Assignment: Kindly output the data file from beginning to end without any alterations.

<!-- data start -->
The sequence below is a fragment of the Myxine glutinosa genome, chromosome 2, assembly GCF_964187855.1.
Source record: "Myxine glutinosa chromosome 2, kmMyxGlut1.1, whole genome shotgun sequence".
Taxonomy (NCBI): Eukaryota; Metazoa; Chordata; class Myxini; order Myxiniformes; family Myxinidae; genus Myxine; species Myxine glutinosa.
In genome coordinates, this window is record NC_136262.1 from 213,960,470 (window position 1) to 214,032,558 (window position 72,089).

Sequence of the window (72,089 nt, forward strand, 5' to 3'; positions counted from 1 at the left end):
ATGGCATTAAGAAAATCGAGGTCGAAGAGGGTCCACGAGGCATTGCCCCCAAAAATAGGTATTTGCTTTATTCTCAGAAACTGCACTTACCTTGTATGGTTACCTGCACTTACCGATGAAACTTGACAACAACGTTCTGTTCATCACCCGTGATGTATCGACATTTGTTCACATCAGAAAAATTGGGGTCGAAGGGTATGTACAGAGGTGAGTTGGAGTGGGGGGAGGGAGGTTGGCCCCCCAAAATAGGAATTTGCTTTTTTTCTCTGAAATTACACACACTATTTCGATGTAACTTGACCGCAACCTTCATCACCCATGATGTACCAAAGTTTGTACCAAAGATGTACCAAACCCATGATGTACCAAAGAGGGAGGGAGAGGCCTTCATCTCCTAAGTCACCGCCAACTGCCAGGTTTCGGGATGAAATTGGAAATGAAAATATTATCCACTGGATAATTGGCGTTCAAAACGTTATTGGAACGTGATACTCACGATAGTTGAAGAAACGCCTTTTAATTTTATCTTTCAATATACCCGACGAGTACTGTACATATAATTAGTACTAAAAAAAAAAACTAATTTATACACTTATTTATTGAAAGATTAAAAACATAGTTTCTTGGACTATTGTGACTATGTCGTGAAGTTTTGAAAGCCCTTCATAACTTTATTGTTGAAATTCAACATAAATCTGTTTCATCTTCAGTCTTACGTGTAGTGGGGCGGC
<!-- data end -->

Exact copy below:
The sequence below is a fragment of the Myxine glutinosa genome, chromosome 2, assembly GCF_964187855.1.
Source record: "Myxine glutinosa chromosome 2, kmMyxGlut1.1, whole genome shotgun sequence".
Taxonomy (NCBI): Eukaryota; Metazoa; Chordata; class Myxini; order Myxiniformes; family Myxinidae; genus Myxine; species Myxine glutinosa.
In genome coordinates, this window is record NC_136262.1 from 213,960,470 (window position 1) to 214,032,558 (window position 72,089).

Sequence of the window (72,089 nt, forward strand, 5' to 3'; positions counted from 1 at the left end):
ATGGCATTAAGAAAATCGAGGTCGAAGAGGGTCCACGAGGCATTGCCCCCAAAAATAGGTATTTGCTTTATTCTCAGAAACTGCACTTACCTTGTATGGTTACCTGCACTTACCGATGAAACTTGACAACAACGTTCTGTTCATCACCCGTGATGTATCGACATTTGTTCACATCAGAAAAATTGGGGTCGAAGGGTATGTACAGAGGTGAGTTGGAGTGGGGGGAGGGAGGTTGGCCCCCCAAAATAGGAATTTGCTTTTTTTCTCTGAAATTACACACACTATTTCGATGTAACTTGACCGCAACCTTCATCACCCATGATGTACCAAAGTTTGTACCAAAGATGTACCAAACCCATGATGTACCAAAGAGGGAGGGAGAGGCCTTCATCTCCTAAGTCACCGCCAACTGCCAGGTTTCGGGATGAAATTGGAAATGAAAATATTATCCACTGGATAATTGGCGTTCAAAACGTTATTGGAACGTGATACTCACGATAGTTGAAGAAACGCCTTTTAATTTTATCTTTCAATATACCCGACGAGTACTGTACATATAATTAGTACTAAAAAAAAAAACTAATTTATACACTTATTTATTGAAAGATTAAAAACATAGTTTCTTGGACTATTGTGACTATGTCGTGAAGTTTTGAAAGCCCTTCATAACTTTATTGTTGAAATTCAACATAAATCTGTTTCATCTTCAGTCTTACGTGTAGTGGGGCGGC